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Science and Technology "Somewhere, something incredible is waiting to be known." - Carl Sagan.

View Poll Results: The USAF can get NASA to Mars?
Strongly agree 4 9.09%
Agree 4 9.09%
Maybe 7 15.91%
Disagree 5 11.36%
Strongly disagree 28 63.64%
Multiple Choice Poll. Voters: 44. You may not vote on this poll

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Old February 8 2009, 11:28 PM   #16
John Picard
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Re: Should the USAF take over incompetent NASA?

Squiggyfm wrote: View Post
John Picard wrote: View Post
Squiggyfm wrote: View Post

NASA lost it's balls because the American public lost it's balls. "We won the moon race so why keep spending billions? We beat the Soviets. USA. USA. US...hey...disco!"

We were VERY reactionary back then. They launched then we launched. They launched a man into space then we did. They orbited then we did. They started looking at the moon then Kennedy said "Hey, we should go to the moon and do that other thing."

People think NASA gets billions more money than it already does. They're convinced that NASA wastes the "endless supply" of cash on pointless endeavors and to be honest, what NASA has done for the past 30 years hasn't been "sexy". We've pretty much been mass transit or a construction crew since Skylab. No exploring. We're building. We're watching how peas grow and how mice fuck in 0g. No one wants their tax dollars spent on that!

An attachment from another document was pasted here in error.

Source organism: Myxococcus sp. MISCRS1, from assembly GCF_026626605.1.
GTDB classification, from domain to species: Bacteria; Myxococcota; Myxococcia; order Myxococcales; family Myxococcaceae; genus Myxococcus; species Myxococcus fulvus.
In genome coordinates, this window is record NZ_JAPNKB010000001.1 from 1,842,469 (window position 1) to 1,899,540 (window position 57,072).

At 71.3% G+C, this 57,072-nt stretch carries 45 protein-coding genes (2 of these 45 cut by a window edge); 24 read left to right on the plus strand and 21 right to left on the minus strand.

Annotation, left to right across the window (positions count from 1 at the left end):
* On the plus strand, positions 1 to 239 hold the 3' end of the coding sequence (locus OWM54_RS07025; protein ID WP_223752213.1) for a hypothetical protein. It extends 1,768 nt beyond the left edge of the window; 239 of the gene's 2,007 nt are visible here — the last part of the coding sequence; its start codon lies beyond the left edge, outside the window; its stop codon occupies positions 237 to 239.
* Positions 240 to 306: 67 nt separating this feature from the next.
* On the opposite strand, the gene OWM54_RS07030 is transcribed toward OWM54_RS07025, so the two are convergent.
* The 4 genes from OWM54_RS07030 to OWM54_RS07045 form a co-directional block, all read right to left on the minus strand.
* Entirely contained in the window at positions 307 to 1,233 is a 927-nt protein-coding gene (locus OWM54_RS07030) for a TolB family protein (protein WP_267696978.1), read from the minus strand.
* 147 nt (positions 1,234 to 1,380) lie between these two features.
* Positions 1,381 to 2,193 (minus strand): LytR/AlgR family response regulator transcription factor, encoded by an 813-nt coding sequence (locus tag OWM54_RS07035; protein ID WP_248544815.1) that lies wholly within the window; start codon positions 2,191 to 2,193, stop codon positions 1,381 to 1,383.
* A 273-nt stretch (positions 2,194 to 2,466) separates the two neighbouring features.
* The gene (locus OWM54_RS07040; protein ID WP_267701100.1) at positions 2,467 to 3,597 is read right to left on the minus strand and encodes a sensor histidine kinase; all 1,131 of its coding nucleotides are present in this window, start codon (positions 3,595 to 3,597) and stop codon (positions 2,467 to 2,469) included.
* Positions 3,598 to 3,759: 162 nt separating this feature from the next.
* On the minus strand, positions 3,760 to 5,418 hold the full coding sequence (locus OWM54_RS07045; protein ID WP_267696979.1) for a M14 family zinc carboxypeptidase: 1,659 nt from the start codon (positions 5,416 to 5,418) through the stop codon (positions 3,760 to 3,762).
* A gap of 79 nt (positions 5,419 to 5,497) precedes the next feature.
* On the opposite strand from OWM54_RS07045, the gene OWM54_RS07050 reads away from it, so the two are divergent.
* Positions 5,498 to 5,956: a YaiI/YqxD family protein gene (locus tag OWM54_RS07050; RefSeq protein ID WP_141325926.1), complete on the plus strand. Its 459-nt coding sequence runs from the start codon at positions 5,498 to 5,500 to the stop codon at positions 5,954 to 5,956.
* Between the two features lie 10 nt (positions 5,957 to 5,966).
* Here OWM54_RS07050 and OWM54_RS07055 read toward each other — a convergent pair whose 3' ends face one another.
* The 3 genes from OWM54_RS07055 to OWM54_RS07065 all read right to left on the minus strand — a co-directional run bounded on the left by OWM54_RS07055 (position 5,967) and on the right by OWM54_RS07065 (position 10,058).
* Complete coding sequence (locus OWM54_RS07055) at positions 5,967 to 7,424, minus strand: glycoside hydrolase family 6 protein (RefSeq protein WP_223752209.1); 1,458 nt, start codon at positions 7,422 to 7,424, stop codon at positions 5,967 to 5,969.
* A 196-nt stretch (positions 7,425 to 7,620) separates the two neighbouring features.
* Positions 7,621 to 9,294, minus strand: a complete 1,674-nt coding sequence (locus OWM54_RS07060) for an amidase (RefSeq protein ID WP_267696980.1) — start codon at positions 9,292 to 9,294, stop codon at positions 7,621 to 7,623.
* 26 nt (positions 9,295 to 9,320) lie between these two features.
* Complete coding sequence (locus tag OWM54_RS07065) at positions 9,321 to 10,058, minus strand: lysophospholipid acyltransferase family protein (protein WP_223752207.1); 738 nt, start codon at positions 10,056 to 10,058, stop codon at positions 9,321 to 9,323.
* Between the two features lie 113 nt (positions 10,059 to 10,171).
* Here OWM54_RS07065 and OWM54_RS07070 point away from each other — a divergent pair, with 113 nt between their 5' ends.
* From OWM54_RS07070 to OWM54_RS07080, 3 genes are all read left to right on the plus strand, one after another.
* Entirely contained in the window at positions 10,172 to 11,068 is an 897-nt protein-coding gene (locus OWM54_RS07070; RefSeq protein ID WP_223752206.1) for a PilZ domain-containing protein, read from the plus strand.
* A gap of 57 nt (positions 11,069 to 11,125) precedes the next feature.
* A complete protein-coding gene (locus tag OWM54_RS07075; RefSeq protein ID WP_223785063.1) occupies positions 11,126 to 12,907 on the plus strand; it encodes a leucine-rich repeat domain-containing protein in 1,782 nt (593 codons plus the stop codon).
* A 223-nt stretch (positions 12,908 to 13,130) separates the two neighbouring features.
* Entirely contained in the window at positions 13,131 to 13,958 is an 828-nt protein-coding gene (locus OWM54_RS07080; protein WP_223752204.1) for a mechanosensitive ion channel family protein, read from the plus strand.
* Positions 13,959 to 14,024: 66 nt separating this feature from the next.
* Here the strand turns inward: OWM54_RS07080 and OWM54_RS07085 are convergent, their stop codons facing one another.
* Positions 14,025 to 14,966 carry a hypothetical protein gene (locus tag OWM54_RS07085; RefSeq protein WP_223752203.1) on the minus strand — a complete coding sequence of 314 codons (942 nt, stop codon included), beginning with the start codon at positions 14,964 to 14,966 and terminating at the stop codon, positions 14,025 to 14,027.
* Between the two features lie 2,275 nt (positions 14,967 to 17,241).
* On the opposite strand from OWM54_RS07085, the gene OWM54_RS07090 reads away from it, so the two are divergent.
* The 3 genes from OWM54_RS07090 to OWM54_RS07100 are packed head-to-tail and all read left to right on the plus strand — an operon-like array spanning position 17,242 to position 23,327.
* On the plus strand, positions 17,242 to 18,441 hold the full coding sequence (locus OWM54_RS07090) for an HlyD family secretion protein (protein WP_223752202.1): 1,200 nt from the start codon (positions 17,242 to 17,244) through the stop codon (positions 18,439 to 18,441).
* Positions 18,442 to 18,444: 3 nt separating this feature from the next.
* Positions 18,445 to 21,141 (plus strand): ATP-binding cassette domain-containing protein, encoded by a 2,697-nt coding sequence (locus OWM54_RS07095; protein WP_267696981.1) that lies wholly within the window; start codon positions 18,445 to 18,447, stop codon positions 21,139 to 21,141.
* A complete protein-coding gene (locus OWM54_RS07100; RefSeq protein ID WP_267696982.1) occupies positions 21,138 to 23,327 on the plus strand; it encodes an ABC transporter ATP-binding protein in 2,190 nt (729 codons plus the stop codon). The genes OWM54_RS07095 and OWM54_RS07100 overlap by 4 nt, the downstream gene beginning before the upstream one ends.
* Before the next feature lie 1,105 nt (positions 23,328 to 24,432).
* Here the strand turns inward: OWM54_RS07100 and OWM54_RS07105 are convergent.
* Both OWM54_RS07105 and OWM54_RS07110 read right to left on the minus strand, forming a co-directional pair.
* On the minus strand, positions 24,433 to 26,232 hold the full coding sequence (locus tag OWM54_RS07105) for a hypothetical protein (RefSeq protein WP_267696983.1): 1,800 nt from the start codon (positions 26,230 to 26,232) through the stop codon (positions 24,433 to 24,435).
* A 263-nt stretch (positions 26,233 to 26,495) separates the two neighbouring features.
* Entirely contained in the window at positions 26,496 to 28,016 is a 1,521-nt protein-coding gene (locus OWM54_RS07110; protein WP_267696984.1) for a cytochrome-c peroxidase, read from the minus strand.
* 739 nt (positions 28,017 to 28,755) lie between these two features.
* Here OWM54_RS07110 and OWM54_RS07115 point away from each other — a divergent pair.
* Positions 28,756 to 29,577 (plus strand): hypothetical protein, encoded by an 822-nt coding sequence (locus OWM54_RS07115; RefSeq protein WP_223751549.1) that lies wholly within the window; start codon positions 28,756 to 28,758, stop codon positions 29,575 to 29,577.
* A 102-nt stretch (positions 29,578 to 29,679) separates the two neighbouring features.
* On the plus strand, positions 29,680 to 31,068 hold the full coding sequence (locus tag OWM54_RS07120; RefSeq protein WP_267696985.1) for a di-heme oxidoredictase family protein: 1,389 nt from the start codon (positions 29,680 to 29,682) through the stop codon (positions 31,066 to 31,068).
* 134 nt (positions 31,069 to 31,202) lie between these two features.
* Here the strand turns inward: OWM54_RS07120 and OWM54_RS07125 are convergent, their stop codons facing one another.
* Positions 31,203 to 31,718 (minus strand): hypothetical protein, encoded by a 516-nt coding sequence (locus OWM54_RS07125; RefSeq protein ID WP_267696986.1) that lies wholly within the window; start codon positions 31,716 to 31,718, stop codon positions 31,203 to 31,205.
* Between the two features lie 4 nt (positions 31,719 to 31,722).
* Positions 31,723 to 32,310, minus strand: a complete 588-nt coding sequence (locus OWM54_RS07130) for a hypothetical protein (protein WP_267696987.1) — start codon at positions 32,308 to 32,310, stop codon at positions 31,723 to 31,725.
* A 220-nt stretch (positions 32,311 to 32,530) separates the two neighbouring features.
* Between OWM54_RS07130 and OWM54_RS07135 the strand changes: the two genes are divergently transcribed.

Now the question of "Mars, why?" Because we can. It'll be hard and cost a lot of money but Apollo united the country in the 60s in a way few other things aside from war can. It's good for the nation and would resolidify our superpowerness.
Just because we "can" go to Mars doesn't justify that we should. I'm all for space exploration, but I think remote rovers (at a few million a pop) are money better spent than BILLIONS to send a manned crew. Other monies could be spent on on developing other types of space craft and even mining asteroids for energy to haul back to earth.
You can only explore so much using a rover...and the people at large don't tend to give a fuck.
I don't buy it. We have two rovers on Mars right now, correct? They've exceeded expectations by operating for years, rather than the original 90 days expected, and for much cheaper than what it would have cost to send three, four, or five people there. And the cost doesn't even take into consideration the economic toll, but also the personal and psychological toll on the astronauts.

Utilize the current and evolving technology to send probes and rovers while we worry about the immediate neighborhood. Sci-Fi geeks have a hard-on for colonizing the moon and Mars, which I hardly see will be of a benefit to the Earth.